WASHINGTON — Life is exhausting — and daily choices are unbearably burdensome — for some Americans who are so comfortably situated that they have the time and means to make themselves morally uncomfortable. They think constantly about what they believe are the global ripples, and hence the moral-cum-political ramifications, of their quotidian decisions. And they are making themselves nervous wrecks.
If your anthropological curiosity is aroused, venture to gentrifying Brooklyn, in the spirit of Margaret Mead going among the Samoans. It is not necessary to actually go to Brooklyn. You can observe Karen Kipple's agonies while she drives herself to distraction and her life into a ditch as the protagonist of Lucinda Rosenfeld's novel "Class." It is a book with which to begin another school year. The drama swirls around two elementary schools that, because of the vagaries of neighborhood boundaries, are physically proximate but socially miles apart.
Karen works for a nonprofit — what else? — and has been "trying to write" an op-ed "for the past two years." Her daughter, Ruby, attends Constance C. Betts Elementary, which epitomizes Karen's fervent belief that "racially and economically integrated schools" are essential to "equal opportunity." Still, Karen is vaguely troubled because Ruby's class "completed the same study unit on [Martin Luther King] four years in a row. Ruby could even recite the date he'd married Coretta (June 18, 1953). At Betts, it sometimes seemed to Karen that every month was Black History Month — except when it was Latino History Month. In keeping with the new Common Core curriculum, Ruby had recently written an 'informative text,' as essays were now known, on Cesar Chavez's advocacy on behalf of Latino migrant workers."
"Over the past several weeks," Ruby's teacher tells a parents' meeting, "your awesome kids have been busy creating their own amazing community." The parents, however, are problems, including some white mothers, "new to the school and likely soon to depart it, who were constantly complaining about how the milk served in the cafeteria came from hormone-treated cows" rather than from "aseptic eight-ounce cartons of organic vanilla milk" suitable to wash down seaweed snacks.
Karen knows that "the outsize importance" that people like her place on food has "become a dividing line between the social classes, with the Earth Day-esque ideals of the 1960s having acquired snob appeal." Karen, who favors single-origin organic coffee from Burundi, takes Ruby to the artisanal ice cream shop with flavors such as Maple Fennel, and no corn syrup. When Ruby, pausing over her organic Applegate turkey sandwich on European rye, pronounces a classmate's lunch — white bread sandwich, Cheetos, grape soda — "disgusting," Karen frets that in her effort to simultaneously save "both the health of her daughter and that of the planet" she has produced "a hideous food snob."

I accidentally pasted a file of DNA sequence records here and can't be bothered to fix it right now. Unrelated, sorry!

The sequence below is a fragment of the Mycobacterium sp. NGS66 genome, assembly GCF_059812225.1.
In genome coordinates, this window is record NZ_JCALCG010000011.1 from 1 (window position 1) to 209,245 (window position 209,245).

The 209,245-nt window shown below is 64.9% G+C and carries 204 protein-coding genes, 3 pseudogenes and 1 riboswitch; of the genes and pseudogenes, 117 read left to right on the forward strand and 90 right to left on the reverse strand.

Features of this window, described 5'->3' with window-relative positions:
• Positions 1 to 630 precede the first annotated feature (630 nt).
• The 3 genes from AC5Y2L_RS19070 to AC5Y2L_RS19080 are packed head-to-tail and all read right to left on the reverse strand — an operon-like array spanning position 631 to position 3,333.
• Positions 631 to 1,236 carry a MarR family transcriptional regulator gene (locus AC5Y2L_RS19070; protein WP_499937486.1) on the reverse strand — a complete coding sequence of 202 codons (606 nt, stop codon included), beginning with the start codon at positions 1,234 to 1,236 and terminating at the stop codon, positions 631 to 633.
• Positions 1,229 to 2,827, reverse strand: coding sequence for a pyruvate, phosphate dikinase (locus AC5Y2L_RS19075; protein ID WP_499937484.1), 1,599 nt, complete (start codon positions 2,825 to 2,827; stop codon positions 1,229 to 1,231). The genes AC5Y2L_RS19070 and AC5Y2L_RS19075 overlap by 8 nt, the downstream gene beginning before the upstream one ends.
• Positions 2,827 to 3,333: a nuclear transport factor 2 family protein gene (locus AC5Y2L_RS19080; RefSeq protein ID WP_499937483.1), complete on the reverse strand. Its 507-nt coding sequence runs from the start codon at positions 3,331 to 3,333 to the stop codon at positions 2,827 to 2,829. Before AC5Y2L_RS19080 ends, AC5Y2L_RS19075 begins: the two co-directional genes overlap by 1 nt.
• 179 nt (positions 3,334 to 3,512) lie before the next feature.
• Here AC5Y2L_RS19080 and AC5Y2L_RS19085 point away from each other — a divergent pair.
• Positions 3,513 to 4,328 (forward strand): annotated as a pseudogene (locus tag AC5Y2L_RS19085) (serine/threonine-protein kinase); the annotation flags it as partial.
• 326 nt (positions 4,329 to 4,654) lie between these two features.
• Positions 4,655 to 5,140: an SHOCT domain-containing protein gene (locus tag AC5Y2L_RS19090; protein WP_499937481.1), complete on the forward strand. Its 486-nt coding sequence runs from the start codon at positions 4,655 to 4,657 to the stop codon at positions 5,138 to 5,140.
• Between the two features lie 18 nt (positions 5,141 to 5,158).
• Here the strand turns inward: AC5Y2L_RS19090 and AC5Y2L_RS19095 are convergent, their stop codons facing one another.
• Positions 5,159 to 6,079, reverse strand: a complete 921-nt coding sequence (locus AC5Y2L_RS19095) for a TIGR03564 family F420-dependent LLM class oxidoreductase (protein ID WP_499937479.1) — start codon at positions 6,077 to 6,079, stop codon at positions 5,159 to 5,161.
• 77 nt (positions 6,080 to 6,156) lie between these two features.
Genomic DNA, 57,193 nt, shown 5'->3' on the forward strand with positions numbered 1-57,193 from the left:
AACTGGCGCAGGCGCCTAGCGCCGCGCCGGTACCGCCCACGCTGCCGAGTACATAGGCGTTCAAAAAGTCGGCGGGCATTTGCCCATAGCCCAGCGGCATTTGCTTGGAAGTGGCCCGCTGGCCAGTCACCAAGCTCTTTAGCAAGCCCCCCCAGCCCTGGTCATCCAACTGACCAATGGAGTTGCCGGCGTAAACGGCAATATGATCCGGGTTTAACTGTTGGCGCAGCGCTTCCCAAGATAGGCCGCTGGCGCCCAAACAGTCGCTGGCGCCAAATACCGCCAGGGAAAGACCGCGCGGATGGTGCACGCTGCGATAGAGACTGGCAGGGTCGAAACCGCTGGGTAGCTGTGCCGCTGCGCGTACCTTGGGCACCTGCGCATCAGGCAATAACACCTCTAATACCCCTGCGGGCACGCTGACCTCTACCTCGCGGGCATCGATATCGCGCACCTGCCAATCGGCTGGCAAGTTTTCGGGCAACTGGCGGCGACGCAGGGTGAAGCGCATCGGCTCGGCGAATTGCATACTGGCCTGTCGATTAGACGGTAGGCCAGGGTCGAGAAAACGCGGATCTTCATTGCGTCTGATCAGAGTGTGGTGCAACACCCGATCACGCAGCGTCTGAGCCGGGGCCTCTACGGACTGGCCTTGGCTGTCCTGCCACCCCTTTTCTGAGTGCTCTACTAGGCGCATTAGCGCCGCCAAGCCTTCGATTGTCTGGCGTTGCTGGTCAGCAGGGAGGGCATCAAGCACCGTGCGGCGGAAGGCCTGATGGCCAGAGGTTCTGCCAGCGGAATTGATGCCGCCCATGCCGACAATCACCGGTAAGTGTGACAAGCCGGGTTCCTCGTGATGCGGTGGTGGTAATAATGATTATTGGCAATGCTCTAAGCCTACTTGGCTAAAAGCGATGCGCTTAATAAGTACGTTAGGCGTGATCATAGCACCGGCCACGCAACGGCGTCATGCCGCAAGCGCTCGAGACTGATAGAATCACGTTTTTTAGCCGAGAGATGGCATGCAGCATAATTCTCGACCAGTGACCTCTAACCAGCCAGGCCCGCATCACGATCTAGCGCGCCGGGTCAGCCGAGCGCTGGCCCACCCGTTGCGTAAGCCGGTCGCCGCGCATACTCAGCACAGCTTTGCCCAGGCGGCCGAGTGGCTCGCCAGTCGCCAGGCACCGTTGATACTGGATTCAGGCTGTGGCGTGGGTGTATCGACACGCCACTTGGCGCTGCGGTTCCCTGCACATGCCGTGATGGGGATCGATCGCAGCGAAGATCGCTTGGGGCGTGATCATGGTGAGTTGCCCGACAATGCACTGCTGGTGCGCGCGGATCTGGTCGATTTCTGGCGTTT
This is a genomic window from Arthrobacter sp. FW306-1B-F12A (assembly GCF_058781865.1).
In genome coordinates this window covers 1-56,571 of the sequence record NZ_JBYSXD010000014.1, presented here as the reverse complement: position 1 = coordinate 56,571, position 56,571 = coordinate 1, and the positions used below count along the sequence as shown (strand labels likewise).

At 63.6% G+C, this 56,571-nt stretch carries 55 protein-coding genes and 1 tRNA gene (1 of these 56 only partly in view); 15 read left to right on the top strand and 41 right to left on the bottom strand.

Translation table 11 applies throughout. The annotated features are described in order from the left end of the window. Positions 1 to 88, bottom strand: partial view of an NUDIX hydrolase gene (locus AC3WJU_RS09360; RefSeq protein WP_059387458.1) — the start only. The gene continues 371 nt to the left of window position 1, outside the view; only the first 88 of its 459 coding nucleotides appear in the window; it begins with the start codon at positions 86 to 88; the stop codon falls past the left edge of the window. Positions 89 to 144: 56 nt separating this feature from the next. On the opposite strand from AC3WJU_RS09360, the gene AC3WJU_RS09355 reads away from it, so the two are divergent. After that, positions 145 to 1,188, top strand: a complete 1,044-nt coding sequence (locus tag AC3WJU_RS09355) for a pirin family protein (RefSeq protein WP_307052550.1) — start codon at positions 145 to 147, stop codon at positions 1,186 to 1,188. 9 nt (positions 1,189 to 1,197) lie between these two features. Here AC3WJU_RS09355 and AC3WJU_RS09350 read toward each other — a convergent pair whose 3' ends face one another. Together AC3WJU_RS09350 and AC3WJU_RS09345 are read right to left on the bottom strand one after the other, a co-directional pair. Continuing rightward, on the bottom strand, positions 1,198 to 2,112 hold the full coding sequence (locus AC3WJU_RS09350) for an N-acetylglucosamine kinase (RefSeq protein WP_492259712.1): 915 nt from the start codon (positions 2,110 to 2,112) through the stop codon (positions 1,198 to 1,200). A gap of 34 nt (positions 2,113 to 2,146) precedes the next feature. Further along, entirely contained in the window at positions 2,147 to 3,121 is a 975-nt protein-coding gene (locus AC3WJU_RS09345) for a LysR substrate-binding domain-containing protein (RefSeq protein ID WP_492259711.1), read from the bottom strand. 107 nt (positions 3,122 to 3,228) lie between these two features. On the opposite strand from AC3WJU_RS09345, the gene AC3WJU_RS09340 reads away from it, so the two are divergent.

Ruby became such at her mother's knee. Karen has one of her tsunamis of disapproval when another mother brings to a playdate chocolate-chip cookies with embedded Reese's Pieces. "Dark visions of polyunsaturated cooking oil" addled Karen's head. Her adherence to the "urban-farming movement" — evidently there is one — is strained by a restaurant offering "pan-seared locally sourced pigeon."
Reluctant to disadvantage her daughter because of her own progressivism, Karen lies about her residential address in order to sneak Ruby into a school that is less diverse than Betts but more financially flush, thanks to more affluent parents — the kind who arrange playdates by saying, "Have your nanny text our nanny." Karen is, however, a virtuoso of guilt, and to assuage hers she embezzles money from the new school and mails it to Betts. By the time her lies and stealing are revealed, she realizes that her "negativity was like a wisteria vine that, if left to its own devices, would creep into every last crevice of her conscience." So she returns Ruby to Betts, leaving behind the school where "the experimental puppeteering troupe Stringtheory is performing a kid-friendly version of 'Schindler's List.'"
Rosenfeld's novel is a glimpse of how arduous life is for progressives, bowed as they are beneath the crushing weight of every choice's immense social significance. Convinced that people, like the planet, are frightfully fragile — vulnerable to ingesting refined flour and countless other dangers — it's no wonder progressives want a caring government to superintend our lives. This is for our own good, so they are, in their meddlesome way, nice. They also are tuckered out by their incontinent conscientiousness, so take one to lunch, if you can think of something he or she will eat.